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Starting young

At the tender age of 13, Sonia Azad is already something of a veteran peace activist, having set up an anti-war campaign for children, as well as making two documentary films. She talked to Andrea D'Cruz about what inspired her to get involved

December 1, 2008
4 min read

How did you get into peace activism?

My mum kept taking me to peace activism and demos and I watched Uncle Mil and Emily [author Milan Rai and artist Emily Johns, co-editors of Peace News and Justice Not Vengeance activists] do peace activism and direct action. I wanted to be part of it, so I started a group called Children Against the War when I was seven. I’ve basically been doing demonstrations and vigils and organising and trying to aim for children to come so they understand what’s happening to other children in the world.

How did you set it up Children Against the War and how did you get children involved?

Well, I had the help of ARROW [Active Resistance to the Roots of War] and Voices in the Wilderness and they helped me set up the group by making leaflets. I wrote the leaflets and I organised demonstrations and vigils and basically on the demonstration I did a speech to get them aware of what’s happening.

Were you nervous to give a speech when you just seven years old?

It was a bit nerve-wracking. It was scary but I started and I was okay. Someone had to do it, someone had to tell children what was going on in the world and I wanted to tell them myself because children have the right to live and be safe.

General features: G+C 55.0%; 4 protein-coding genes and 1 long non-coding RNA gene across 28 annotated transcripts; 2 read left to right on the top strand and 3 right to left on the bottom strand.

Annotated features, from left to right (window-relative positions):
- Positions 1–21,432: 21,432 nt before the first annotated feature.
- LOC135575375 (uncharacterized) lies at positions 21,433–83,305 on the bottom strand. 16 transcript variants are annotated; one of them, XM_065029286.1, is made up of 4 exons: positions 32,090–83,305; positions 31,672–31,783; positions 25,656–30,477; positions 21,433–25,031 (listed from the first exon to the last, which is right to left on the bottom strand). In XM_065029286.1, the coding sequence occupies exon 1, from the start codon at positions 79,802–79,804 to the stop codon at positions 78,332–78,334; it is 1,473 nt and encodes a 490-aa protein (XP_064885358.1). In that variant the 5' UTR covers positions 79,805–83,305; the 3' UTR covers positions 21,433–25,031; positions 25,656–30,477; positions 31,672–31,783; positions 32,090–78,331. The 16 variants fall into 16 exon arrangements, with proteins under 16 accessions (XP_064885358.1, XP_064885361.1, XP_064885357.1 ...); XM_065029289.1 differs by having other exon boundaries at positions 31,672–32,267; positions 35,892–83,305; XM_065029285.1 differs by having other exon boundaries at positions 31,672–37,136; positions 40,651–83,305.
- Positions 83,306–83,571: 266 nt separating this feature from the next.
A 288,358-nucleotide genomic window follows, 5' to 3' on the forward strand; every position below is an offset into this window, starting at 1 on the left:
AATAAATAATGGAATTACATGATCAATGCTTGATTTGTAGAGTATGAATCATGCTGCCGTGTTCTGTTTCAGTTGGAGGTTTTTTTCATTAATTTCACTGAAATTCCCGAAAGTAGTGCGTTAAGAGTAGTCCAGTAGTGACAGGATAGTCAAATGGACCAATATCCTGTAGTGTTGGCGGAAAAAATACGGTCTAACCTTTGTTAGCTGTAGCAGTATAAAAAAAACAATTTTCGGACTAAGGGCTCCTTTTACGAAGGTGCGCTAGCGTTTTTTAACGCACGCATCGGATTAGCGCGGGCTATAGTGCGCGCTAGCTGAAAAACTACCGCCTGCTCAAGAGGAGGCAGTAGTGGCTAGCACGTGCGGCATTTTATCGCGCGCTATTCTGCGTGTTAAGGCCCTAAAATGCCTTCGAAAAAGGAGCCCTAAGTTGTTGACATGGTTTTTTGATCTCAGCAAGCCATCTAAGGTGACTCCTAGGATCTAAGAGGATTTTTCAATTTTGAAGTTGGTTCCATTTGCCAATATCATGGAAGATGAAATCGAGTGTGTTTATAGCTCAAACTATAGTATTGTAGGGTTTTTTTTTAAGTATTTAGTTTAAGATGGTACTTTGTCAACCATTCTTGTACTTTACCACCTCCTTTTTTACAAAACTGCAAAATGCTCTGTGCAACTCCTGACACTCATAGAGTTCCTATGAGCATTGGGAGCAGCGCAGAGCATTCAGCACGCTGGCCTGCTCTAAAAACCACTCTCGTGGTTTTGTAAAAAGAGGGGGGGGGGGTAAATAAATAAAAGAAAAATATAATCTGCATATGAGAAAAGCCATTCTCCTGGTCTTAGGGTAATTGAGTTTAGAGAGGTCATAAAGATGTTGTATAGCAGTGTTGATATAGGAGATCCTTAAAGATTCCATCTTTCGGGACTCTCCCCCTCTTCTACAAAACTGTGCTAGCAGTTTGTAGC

What do your friends and the other kids at school think about your activism?

My friends don’t really know. They don’t understand. They think I’m a bit strange, because of their backgrounds, what their parents are teaching them – we live around an RAF base.

What about your family?

My mother is also a very strong peace activist. She’s been going to demonstrations for many, many years and going to different countries, like Palestine, and doing direct action and she’s taken me since I was four. I liked to get involved. I liked to give out leaflets and stuff.

Can you tell me about the film you made in Jordan?

Yeah, because I’ve always been demonstrating for children and Iraqi children and I actually wanted to give them a voice so they could speak out. We heard that these families fled to the neighbouring countries, such as Jordan and Syria, so I went there with my filming equipment to give them a voice and I interviewed them and they spoke and I made a film about it.

What was that experience like? Was it very upsetting? Did you find you had a lot in common with the children?

I found that we had a lot of things in common – no-one would have known that they’re from Iraq and I’m from Britain if we were put together because we had so much in common. When they were telling the stories I met this boy who was kidnapped and got hurt and tortured and I was really upset to find that out and had nightmares when I went to sleep and I really felt strongly about this.

What are you busy with at the moment?

I’m doing interfaith stuff – getting young people from different backgrounds to come together in understanding. I’m also helping with a Justice Not Vengeance film on Islam. I’m going to be interviewed about it, because I’m a Muslim myself and I’m interviewing some children.

How has your faith helped you as a peace activist?

At the moment I’m reading about the prophet Mohammed and how he brought peace, because Mohammed has been a big influence on my life. Also all my family are very religious as well and Mohammed, my prophet, basically inspired me – he taught us compassion and peace and not to hurt anyone and nonviolence.

What message would you like to send to the children of this country?

I think it’s really important they be aware of what’s going on around the world and they should meet people from other backgrounds and faiths. We’re all like a bouquet of flowers – all different, but all beautiful and the same.

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